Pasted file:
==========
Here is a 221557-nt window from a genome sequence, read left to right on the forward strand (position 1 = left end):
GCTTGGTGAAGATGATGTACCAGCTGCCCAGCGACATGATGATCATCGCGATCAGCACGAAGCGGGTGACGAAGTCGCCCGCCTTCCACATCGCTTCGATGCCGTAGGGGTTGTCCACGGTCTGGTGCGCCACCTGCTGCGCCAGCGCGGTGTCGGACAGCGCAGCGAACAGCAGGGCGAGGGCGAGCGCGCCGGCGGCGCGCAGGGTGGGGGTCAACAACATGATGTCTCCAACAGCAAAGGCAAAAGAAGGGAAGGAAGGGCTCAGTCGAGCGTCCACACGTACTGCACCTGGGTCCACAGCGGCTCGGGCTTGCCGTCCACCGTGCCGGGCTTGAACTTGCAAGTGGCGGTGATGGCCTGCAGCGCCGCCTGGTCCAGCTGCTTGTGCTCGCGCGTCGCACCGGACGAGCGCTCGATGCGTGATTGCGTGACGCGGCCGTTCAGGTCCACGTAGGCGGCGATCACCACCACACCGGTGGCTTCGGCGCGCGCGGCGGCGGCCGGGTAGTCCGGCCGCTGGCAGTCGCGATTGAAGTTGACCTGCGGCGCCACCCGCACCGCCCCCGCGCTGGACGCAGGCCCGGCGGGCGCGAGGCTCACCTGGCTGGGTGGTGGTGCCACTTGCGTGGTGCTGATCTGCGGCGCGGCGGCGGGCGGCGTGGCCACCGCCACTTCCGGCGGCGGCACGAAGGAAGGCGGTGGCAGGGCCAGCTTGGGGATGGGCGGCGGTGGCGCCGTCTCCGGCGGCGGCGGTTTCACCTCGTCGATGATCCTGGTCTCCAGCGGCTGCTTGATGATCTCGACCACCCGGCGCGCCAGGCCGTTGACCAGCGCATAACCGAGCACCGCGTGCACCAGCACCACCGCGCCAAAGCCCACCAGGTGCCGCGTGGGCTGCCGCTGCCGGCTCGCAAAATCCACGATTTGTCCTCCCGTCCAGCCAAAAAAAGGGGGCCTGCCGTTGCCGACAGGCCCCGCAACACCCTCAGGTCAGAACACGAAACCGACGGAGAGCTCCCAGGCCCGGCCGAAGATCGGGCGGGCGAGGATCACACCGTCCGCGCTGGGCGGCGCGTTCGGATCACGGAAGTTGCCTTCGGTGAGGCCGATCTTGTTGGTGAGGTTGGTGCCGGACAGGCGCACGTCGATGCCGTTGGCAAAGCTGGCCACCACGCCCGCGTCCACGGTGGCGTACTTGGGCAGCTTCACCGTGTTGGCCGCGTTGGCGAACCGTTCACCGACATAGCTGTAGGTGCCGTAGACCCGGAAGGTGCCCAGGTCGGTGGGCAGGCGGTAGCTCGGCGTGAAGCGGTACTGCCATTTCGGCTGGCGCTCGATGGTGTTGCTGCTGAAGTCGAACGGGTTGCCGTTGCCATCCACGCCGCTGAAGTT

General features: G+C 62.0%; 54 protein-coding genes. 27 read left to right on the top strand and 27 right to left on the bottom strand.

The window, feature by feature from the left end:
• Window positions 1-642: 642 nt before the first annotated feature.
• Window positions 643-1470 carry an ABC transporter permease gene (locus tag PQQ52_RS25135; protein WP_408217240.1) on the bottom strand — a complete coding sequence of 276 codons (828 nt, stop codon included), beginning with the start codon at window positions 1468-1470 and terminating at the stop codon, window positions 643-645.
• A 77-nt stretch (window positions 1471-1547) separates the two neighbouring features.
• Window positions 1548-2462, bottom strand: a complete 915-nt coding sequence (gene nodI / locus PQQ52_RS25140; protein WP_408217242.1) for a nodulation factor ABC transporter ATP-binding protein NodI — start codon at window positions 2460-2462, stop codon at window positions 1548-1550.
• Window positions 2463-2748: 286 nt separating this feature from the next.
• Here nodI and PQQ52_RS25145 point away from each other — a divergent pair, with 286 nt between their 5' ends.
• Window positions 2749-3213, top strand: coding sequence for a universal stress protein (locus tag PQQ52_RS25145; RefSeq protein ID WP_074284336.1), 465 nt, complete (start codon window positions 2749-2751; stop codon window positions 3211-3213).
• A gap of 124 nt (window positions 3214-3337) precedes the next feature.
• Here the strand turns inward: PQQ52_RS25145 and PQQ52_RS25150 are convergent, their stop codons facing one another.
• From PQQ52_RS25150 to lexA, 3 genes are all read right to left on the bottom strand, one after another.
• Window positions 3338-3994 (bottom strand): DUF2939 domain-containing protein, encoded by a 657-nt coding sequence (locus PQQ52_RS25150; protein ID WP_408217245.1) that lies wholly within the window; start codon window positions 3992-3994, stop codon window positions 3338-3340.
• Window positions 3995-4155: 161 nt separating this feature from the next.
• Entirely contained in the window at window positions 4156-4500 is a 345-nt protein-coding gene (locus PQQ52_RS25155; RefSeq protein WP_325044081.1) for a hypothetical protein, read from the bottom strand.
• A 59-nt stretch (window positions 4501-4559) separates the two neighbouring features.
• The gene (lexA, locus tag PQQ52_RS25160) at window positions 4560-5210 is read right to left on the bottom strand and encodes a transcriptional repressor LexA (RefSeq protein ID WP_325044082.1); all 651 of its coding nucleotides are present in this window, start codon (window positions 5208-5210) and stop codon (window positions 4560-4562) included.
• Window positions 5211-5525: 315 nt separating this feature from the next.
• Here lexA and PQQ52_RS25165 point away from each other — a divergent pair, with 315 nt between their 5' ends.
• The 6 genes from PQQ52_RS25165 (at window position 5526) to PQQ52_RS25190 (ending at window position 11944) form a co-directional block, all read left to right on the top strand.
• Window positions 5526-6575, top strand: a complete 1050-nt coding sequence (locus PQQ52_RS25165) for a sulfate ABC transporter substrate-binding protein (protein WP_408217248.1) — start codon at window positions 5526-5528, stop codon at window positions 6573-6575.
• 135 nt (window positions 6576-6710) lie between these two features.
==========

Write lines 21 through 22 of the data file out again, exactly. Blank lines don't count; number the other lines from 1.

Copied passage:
• Here lexA and PQQ52_RS25165 point away from each other — a divergent pair, with 315 nt between their 5' ends.
• The 6 genes from PQQ52_RS25165 (at window position 5526) to PQQ52_RS25190 (ending at window position 11944) form a co-directional block, all read left to right on the top strand.